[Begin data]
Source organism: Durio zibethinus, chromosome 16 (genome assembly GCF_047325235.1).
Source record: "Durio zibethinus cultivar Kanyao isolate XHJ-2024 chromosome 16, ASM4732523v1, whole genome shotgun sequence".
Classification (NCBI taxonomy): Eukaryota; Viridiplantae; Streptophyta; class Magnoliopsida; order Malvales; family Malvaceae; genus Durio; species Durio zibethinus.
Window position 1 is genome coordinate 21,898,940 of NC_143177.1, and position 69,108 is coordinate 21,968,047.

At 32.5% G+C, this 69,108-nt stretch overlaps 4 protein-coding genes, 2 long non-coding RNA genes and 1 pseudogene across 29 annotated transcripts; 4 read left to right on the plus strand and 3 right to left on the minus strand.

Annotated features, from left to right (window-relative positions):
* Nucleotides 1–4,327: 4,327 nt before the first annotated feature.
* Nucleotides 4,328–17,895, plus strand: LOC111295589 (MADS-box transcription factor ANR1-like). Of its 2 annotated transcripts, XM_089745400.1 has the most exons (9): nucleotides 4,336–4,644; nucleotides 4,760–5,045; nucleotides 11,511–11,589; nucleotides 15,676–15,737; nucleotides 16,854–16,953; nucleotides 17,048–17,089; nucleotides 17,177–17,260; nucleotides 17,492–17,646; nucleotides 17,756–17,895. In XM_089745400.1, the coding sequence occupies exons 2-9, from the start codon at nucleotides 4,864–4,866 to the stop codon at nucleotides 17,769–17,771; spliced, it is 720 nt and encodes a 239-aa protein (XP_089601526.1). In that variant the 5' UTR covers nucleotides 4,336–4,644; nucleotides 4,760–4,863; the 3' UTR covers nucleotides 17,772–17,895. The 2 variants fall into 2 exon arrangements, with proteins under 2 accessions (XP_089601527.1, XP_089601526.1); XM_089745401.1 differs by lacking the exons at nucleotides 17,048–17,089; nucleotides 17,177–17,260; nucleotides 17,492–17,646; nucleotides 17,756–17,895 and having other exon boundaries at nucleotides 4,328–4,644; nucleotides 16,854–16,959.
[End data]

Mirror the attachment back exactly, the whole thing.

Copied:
Source organism: Durio zibethinus, chromosome 16 (genome assembly GCF_047325235.1).
Source record: "Durio zibethinus cultivar Kanyao isolate XHJ-2024 chromosome 16, ASM4732523v1, whole genome shotgun sequence".
Classification (NCBI taxonomy): Eukaryota; Viridiplantae; Streptophyta; class Magnoliopsida; order Malvales; family Malvaceae; genus Durio; species Durio zibethinus.
Window position 1 is genome coordinate 21,898,940 of NC_143177.1, and position 69,108 is coordinate 21,968,047.

At 32.5% G+C, this 69,108-nt stretch overlaps 4 protein-coding genes, 2 long non-coding RNA genes and 1 pseudogene across 29 annotated transcripts; 4 read left to right on the plus strand and 3 right to left on the minus strand.

Annotated features, from left to right (window-relative positions):
* Nucleotides 1–4,327: 4,327 nt before the first annotated feature.
* Nucleotides 4,328–17,895, plus strand: LOC111295589 (MADS-box transcription factor ANR1-like). Of its 2 annotated transcripts, XM_089745400.1 has the most exons (9): nucleotides 4,336–4,644; nucleotides 4,760–5,045; nucleotides 11,511–11,589; nucleotides 15,676–15,737; nucleotides 16,854–16,953; nucleotides 17,048–17,089; nucleotides 17,177–17,260; nucleotides 17,492–17,646; nucleotides 17,756–17,895. In XM_089745400.1, the coding sequence occupies exons 2-9, from the start codon at nucleotides 4,864–4,866 to the stop codon at nucleotides 17,769–17,771; spliced, it is 720 nt and encodes a 239-aa protein (XP_089601526.1). In that variant the 5' UTR covers nucleotides 4,336–4,644; nucleotides 4,760–4,863; the 3' UTR covers nucleotides 17,772–17,895. The 2 variants fall into 2 exon arrangements, with proteins under 2 accessions (XP_089601527.1, XP_089601526.1); XM_089745401.1 differs by lacking the exons at nucleotides 17,048–17,089; nucleotides 17,177–17,260; nucleotides 17,492–17,646; nucleotides 17,756–17,895 and having other exon boundaries at nucleotides 4,328–4,644; nucleotides 16,854–16,959.